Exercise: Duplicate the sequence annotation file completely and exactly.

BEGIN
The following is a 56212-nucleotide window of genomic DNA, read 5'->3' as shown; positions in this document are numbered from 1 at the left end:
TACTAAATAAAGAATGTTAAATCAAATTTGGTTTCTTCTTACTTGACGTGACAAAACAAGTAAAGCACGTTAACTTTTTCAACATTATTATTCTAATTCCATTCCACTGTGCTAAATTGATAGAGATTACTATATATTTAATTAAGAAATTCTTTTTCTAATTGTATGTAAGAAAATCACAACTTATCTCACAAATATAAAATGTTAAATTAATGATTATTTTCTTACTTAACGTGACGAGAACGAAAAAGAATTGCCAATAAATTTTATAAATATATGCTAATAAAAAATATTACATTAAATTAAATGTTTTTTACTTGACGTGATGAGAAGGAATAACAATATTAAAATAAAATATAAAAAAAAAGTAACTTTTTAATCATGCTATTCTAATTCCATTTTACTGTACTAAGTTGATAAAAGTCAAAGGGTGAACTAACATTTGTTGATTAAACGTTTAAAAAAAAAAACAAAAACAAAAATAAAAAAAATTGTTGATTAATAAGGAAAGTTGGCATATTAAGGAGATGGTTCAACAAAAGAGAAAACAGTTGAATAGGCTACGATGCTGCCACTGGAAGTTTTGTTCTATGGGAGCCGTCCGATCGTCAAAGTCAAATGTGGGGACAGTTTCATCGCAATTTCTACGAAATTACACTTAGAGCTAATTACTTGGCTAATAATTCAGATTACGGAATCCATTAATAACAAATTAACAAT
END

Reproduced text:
The following is a 56212-nucleotide window of genomic DNA, read 5'->3' as shown; positions in this document are numbered from 1 at the left end:
TACTAAATAAAGAATGTTAAATCAAATTTGGTTTCTTCTTACTTGACGTGACAAAACAAGTAAAGCACGTTAACTTTTTCAACATTATTATTCTAATTCCATTCCACTGTGCTAAATTGATAGAGATTACTATATATTTAATTAAGAAATTCTTTTTCTAATTGTATGTAAGAAAATCACAACTTATCTCACAAATATAAAATGTTAAATTAATGATTATTTTCTTACTTAACGTGACGAGAACGAAAAAGAATTGCCAATAAATTTTATAAATATATGCTAATAAAAAATATTACATTAAATTAAATGTTTTTTACTTGACGTGATGAGAAGGAATAACAATATTAAAATAAAATATAAAAAAAAAGTAACTTTTTAATCATGCTATTCTAATTCCATTTTACTGTACTAAGTTGATAAAAGTCAAAGGGTGAACTAACATTTGTTGATTAAACGTTTAAAAAAAAAAACAAAAACAAAAATAAAAAAAATTGTTGATTAATAAGGAAAGTTGGCATATTAAGGAGATGGTTCAACAAAAGAGAAAACAGTTGAATAGGCTACGATGCTGCCACTGGAAGTTTTGTTCTATGGGAGCCGTCCGATCGTCAAAGTCAAATGTGGGGACAGTTTCATCGCAATTTCTACGAAATTACACTTAGAGCTAATTACTTGGCTAATAATTCAGATTACGGAATCCATTAATAACAAATTAACAAT